Fitness and fatness in childhood obesity : implications of physical activity
Shultz, Sarah P., Deforche, Benedicte, & Byrne, Nuala M. (2011) Fitness and fatness in childhood obesity : implications of physical activity. In Bagchi, Debasis (Ed.) Global Perspectives on Childhood Obesity : Current Status, Consequences and Prevention. Elselvier, Maryland Heights, MO, pp. 371-380.
Overweight and obesity are a significant cause of poor health worldwide, particularly in conjunction with low levels of physical activity (PA). PA is health-protective and essential for the physical growth and development of children, promoting physical and psychological health while simultaneously increasing the probability of remaining active as an adult. However, many obese children and adolescents have a unique set of physiological, biomechanical, and neuromuscular barriers to PA that they must overcome. It is essential to understand the influence of these barriers on an obese child's motivation in order to exercise and tailor exercise programs to the special needs of this population.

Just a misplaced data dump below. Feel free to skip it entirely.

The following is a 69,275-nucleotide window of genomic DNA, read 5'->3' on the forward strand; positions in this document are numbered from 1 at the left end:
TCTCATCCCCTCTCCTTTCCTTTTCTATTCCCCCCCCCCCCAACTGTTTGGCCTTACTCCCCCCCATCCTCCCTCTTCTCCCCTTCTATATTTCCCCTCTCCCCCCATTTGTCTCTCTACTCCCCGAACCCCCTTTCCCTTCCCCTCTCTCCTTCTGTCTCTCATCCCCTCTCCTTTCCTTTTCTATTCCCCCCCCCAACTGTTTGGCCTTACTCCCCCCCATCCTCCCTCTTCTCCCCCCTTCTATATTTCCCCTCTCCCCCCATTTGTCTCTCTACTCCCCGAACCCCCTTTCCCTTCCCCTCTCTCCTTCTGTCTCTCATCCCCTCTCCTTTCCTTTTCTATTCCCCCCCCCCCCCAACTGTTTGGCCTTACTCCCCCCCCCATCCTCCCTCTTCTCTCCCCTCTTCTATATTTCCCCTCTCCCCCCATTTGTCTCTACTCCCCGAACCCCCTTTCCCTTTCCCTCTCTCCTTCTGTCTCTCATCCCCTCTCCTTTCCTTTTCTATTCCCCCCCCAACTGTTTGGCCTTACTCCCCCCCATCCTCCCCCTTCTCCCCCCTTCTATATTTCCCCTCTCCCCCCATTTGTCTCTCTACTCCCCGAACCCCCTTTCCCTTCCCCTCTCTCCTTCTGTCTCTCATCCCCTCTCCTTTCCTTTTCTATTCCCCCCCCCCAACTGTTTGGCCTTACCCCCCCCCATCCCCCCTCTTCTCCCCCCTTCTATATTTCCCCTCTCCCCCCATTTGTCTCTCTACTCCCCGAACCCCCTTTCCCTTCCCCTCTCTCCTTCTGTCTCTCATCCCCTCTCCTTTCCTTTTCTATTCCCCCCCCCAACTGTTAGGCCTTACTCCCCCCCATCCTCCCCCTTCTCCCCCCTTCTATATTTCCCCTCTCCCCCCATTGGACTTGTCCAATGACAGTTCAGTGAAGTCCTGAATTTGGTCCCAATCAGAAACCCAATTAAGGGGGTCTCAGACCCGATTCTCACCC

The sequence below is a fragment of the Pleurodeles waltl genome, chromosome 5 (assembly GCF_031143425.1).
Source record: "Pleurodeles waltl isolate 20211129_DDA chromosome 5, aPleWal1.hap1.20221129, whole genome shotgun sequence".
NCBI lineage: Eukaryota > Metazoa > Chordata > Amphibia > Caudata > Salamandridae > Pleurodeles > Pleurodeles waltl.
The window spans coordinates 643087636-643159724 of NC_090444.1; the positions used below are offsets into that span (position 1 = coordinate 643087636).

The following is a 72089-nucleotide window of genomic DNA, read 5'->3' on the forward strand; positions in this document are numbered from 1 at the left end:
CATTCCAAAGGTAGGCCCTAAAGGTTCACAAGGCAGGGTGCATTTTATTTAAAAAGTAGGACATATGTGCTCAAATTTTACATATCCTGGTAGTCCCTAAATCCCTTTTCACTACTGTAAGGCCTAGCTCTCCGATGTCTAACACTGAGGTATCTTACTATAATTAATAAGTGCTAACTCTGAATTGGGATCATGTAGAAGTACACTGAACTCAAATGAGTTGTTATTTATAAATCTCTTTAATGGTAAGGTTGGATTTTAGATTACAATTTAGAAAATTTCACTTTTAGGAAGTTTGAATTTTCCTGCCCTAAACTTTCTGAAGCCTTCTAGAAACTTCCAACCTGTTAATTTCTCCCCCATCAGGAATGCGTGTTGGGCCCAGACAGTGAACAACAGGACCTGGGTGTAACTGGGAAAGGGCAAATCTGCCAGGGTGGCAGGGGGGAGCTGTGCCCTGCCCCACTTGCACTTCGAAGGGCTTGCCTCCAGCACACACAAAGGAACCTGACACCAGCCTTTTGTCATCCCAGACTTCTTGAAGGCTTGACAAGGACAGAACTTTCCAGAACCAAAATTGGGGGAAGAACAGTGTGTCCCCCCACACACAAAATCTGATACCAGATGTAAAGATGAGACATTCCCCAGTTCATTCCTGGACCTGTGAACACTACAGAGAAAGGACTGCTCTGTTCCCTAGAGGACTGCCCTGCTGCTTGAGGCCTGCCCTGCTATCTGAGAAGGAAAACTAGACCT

• Defining Physical Activity, Exercise, and Physical Fitness
• Physical Activity, Physical Fitness, And Motor Competence In Obese Children
• Physical Activity and Obesity in Children
• Physical Fitness in Obese Children
• Balance and Gait in Obese Children
• Motor Competence in Obese Children
• Physical Activity Guidelines for Obese Children
• Clinical Assessment of the Obese Child
• Physical Activity Characteristics: Mode